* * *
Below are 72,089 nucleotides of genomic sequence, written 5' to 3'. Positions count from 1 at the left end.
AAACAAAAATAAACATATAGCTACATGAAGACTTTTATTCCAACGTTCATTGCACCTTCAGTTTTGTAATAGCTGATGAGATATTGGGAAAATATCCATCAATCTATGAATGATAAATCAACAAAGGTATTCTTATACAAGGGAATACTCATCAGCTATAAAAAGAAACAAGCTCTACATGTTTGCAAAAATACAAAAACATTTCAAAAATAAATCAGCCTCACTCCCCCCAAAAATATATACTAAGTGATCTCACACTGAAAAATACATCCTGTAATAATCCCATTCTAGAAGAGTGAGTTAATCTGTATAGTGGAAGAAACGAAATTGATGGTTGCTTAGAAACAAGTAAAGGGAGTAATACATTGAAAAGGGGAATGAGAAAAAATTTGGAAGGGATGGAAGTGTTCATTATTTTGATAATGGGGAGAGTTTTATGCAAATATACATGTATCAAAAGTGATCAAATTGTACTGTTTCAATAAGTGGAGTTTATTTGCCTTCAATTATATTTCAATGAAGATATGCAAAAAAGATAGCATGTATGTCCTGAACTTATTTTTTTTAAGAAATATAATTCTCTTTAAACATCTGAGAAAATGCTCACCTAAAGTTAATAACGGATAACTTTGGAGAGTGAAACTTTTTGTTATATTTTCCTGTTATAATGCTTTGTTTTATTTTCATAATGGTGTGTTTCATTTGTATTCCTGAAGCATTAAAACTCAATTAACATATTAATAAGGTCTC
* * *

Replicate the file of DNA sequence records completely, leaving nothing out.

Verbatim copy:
Below are 72,089 nucleotides of genomic sequence, written 5' to 3'. Positions count from 1 at the left end.
AAACAAAAATAAACATATAGCTACATGAAGACTTTTATTCCAACGTTCATTGCACCTTCAGTTTTGTAATAGCTGATGAGATATTGGGAAAATATCCATCAATCTATGAATGATAAATCAACAAAGGTATTCTTATACAAGGGAATACTCATCAGCTATAAAAAGAAACAAGCTCTACATGTTTGCAAAAATACAAAAACATTTCAAAAATAAATCAGCCTCACTCCCCCCAAAAATATATACTAAGTGATCTCACACTGAAAAATACATCCTGTAATAATCCCATTCTAGAAGAGTGAGTTAATCTGTATAGTGGAAGAAACGAAATTGATGGTTGCTTAGAAACAAGTAAAGGGAGTAATACATTGAAAAGGGGAATGAGAAAAAATTTGGAAGGGATGGAAGTGTTCATTATTTTGATAATGGGGAGAGTTTTATGCAAATATACATGTATCAAAAGTGATCAAATTGTACTGTTTCAATAAGTGGAGTTTATTTGCCTTCAATTATATTTCAATGAAGATATGCAAAAAAGATAGCATGTATGTCCTGAACTTATTTTTTTTAAGAAATATAATTCTCTTTAAACATCTGAGAAAATGCTCACCTAAAGTTAATAACGGATAACTTTGGAGAGTGAAACTTTTTGTTATATTTTCCTGTTATAATGCTTTGTTTTATTTTCATAATGGTGTGTTTCATTTGTATTCCTGAAGCATTAAAACTCAATTAACATATTAATAAGGTCTC